During my camera testing I have heavily used my retro alien city space diorama and here below is a video talking about my usage of that diorama for my camera tests:
Now it's time to secure the tube in place and enclose the chassis. For the tube I secured the yoke holder to the base with cable ties and I strapped the tube's head on the foam mount using bag strapping and nuts/bolts to hold it in place.
Then it was time to enclose the tower case chassis. Firstly I cut some flat plastic panels and screwed them in at the front and back. Then for the tower case metal covering I had to cut out a hole so the grid 1/anode 1 adjustment pots can protrude out. Once that was done I screwed the tower case's metal covering over the tower case.
Now that the tube is noise shielded and secured and the camera now is enclosed, it is time to really take the camera, kit and kaboodle outside for an on location filming! First location I chose was close to home, my backyard that is! ;) I took the whole kit and kaboodle out the back yard and set it all up and filmed around the backyard and did activities in front of the camera, it was a lot of fun! :) Here below is my camera chain out the back followed by a log video and the backyard video recordings:
After successfully making a video recording from my Iconoscope camera in the backyard, my next aim was to get this camera out on the road and do on location remote filmings with the whole kit powered from my car battery! I had to first think of a more convenient way of viewing the pictures while I film and I realized a couple of years back I ripped a viewfinder off an old broken 80s National video camera and converted it to a picture monitor, so thought that would be perfect as a viewfinder. So I gaffer taped the viewfinder to the top of the camera and have the viewfinder connected to 12V and the output of the DVD recorder connected to the viewfinder's input and that worked nicely!!! :)
Secondly I had to see how well the camera and the rest of the kit and kaboodle will run of a 12V-240V inverter connected to car battery so I rigged it all up to the inverter and fired it up! The good news is it all fired up A-OK and everything is running, bad news is the picture gets noisy here and there, probably resulting from the inverter's modified sine wave or insufficient grounding, but apart from that I am happy I can now take this camera on the road!!! :D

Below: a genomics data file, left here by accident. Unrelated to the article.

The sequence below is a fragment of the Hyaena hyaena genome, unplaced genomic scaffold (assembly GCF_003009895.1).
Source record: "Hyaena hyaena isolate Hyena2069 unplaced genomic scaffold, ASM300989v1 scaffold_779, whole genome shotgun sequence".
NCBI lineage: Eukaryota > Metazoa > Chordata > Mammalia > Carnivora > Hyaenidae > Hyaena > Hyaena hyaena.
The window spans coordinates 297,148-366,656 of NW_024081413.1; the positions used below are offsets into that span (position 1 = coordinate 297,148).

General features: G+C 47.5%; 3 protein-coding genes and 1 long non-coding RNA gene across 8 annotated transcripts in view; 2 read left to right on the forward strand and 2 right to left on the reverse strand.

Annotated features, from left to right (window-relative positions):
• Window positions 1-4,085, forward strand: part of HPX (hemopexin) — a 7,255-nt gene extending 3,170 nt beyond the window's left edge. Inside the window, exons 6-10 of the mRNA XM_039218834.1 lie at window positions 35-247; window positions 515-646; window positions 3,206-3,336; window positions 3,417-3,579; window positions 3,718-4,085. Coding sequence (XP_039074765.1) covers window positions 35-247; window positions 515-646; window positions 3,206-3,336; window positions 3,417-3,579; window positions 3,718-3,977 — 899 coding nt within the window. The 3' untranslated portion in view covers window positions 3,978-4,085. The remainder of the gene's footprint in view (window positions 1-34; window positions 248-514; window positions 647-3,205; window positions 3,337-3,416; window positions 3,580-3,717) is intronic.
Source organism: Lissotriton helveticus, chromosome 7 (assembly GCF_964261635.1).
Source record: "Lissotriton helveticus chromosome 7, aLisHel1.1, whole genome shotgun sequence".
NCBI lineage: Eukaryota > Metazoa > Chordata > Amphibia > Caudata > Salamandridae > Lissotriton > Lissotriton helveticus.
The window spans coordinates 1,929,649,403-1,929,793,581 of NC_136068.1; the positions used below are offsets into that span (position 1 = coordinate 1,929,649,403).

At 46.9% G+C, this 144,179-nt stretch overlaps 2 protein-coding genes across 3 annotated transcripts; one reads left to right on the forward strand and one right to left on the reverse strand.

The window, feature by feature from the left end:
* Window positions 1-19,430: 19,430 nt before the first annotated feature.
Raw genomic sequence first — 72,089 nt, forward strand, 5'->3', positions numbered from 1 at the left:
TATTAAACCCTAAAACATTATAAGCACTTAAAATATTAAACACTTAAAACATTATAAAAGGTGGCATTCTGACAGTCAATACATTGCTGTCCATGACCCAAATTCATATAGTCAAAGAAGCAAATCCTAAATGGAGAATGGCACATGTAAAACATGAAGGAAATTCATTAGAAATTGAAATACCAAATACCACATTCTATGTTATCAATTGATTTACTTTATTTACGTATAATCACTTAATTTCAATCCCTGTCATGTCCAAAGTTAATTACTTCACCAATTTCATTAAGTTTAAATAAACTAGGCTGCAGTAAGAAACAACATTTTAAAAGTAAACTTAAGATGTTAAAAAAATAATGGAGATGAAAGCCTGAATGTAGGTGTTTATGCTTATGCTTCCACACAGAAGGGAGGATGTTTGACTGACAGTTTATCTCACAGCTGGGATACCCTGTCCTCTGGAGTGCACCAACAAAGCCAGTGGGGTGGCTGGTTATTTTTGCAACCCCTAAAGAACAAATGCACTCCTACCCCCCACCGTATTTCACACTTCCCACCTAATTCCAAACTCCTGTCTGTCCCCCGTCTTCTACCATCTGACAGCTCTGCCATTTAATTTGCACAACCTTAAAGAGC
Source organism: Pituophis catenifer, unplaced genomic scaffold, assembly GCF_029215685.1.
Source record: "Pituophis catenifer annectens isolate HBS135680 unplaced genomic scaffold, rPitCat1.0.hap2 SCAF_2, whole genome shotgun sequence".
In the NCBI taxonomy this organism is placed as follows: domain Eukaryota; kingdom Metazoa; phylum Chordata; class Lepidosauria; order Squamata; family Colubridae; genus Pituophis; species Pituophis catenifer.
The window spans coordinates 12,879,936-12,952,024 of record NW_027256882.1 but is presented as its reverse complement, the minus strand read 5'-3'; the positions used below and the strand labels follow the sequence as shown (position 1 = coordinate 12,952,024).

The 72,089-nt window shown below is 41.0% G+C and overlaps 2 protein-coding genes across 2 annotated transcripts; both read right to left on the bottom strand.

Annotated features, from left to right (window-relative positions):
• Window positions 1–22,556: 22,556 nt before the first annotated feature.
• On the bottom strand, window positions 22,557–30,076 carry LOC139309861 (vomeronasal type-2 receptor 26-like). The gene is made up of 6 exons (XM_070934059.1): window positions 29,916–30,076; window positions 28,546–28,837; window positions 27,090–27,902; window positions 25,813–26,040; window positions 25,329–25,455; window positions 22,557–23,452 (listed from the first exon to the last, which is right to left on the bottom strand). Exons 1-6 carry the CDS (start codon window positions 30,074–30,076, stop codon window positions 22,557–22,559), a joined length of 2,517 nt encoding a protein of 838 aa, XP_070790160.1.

Now it's time to take this camera on the road. My first on location shot was out in a carpark near Port Kembla Harbour and just down the road from Seascape Cafe. I rigged it all up and fired the camera up and was ready to capture my surroundings! :) I pretty much filmed what I thought was of interest, the plant across the road, Seascape Cafe in the distance, the harbour etc. and included a selfie video as well. :) The picture did get noisy here and there but overall it was a successful capture!
So that was my first on remote location filming with my Iconoscope camera! :) I have since made 5 more on remote location videos from my Iconoscope camera and here they are below:
On location: Hill 60, Port Kembla
On location: West Dapto Rd/Shona Ave, Wongawilli, featuring view of Mt Kembla
On location: HARS Museum, Illawarra Regional Airport, Albion Park
On location: Berkeley Rd, overlooking view of Berkeley & Lake Illawarra
On location: Cringilla Train Station driveway
So there you have it, my homemade Iconoscope camera working quite well for circuitry designed for a 2/3" vidicon tube and now on the road making videos, I am very pleased with how far I have came with this project and am enjoying making these Iconoscope videos and experiencing what television pictures looked like in the 1930s and 40s!!! :D There is still much more work to go on my Iconoscope camera, it now needs the following to produce an even better picture:
And much more! This camera will be a continuing work in progress!
Now that I had my fun with the camera it is time to provide schematics and signal waveforms for my camera which I've neglected to show in my construction logs.